“Every company these days has a big focus on emissions,” he says. “Contractors have to be able to demonstrate what emissions their sites are producing. At the moment they are very top-level calculations but soon people will start to delve further into the data. A healthy machine is going to produce X amount of emissions per hour but if the DPF is clogged and the machine is unhealthy then it could potentially produce more.

“Companies are starting to track with a real focus how much fuel their sites are using and how they can lower that amount for the foreseeable,” he adds. “On the surface you could track that through fuel bills but you could have one machine that is burning 20 litres an hour while actually that is because the operator is operating it incorrectly or they are keeping it running on their lunchbreak.”

Another issue is machine utilisation and how productive – or not – they are. “We’ve got 25 machines on our site and they are being used 25% of the day so I could take at least a quarter of those machines off site which will cost me less from a rental perspective and also cost me less from running them and maintenance,” says Pike.

However, for contractors, Milnes says, actually getting hold of the data and organising it, can be a daunting task.

Reports generated by telematics

“At an organisational level there is currently no one place for us to look at all our plant and understand how it is performing,” he says. “It’s just not practical at present to bring all of that data together in one place.”

The problem for contractors, Milnes says, comes with the fragmented nature of construction. At the moment, although the company has access to thousands of datapoints from all of the machines it hires to work on major projects, has no way of putting these together at a company, or sometimes even a project level.

“Plant suppliers often provide a telematics platform, sometimes free-of-charge and so when you hire the equipment, they give you login details for that and you can see the data provided,” Milnes says. “However, if you’re hiring equipment from more than one supplier then integrating the data can be difficult or time consuming so often it isn’t done.”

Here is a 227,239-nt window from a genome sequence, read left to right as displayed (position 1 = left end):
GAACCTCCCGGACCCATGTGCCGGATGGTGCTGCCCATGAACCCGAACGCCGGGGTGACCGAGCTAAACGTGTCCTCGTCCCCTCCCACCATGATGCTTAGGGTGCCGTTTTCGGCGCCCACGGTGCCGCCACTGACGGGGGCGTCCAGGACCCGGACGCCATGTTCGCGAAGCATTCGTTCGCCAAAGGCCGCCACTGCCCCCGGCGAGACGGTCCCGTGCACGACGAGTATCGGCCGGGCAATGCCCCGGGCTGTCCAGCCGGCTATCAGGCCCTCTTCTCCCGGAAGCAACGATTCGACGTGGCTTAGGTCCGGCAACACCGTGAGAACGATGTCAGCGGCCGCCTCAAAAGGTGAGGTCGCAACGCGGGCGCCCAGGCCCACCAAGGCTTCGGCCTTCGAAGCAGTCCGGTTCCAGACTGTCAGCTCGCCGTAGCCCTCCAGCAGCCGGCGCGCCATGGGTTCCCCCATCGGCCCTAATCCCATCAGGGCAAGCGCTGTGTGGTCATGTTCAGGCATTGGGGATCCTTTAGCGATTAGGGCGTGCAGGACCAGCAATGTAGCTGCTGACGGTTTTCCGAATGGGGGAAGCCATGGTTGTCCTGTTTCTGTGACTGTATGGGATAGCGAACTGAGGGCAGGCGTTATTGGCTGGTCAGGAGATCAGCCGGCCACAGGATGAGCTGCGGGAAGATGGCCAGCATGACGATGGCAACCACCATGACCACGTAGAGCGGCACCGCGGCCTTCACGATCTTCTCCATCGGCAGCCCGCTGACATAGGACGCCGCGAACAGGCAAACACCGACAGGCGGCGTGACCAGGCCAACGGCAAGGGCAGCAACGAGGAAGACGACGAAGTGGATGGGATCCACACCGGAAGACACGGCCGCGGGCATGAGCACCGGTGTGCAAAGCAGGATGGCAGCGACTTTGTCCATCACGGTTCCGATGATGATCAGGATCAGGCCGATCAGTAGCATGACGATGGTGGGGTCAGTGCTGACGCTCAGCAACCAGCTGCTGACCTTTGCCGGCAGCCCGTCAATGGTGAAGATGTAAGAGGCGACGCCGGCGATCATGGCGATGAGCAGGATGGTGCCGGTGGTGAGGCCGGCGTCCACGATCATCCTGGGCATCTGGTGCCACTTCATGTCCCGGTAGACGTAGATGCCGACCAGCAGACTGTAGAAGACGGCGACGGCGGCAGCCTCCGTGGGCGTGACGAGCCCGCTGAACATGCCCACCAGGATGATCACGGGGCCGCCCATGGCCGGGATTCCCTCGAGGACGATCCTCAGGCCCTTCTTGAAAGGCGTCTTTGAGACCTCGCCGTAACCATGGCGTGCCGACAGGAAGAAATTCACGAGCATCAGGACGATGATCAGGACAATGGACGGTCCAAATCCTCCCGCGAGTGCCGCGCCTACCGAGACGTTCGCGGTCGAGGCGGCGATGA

Moreover, he adds, although individual project managers will attempt to use telematics data to ensure the smooth running and success of his or her individual projects, the company has traditionally had no way of putting this information together on a broader corporate level.

And the problem is exacerbated by the company’s use of dozens of different software packages, with different project managers, clients and partners all favouring different tools.

“Rationalising the software we use is a challenge in itself,” says Milnes. “There is clearly no one software package that fulfils all of our needs and capabilities – and those of our clients – in a market leading way.

“We have to select a suite of tools at any point in time. Some of our projects are major joint ventures too which means technology stacks of more organisations need to be considered. This means that integrations are crucial. And people’s capabilities and preferences also come into it.”

Different data sources 

Milnes says that how these integrations are managed is “the business opportunity of the future.” He expands on this, saying, “We don’t want to restrict innovation so there is a balance to be struck. I often get asked if we have a toolkit or a picklist of the software we use in the business or for how to identify new software to use. In fact, it is not as simple as that.

“We have a list of solutions in which we can provide experts or training but there is no specific toolkit to choose on every project. What needs to be done is to select the best combination of technology to suit the client and key stakeholders’ requirements on a project-by-project basis.”

Telematics data which meets ISO standards can be used interoperably no matter what sort of machine they come from. Photo: Adobe Stock

Pike goes even further. “You can have not only five different rental companies but each of those rental companies could have five different OEM manufactured machines. So, you can have different types of data coming from different types of machines that one rental company is trying to pull together.

“And then a contractor is trying to pull essentially five data points from five different rental companies. So, you’ve then got 25 different data streams coming through. You can imagine that it can get quite complicated.”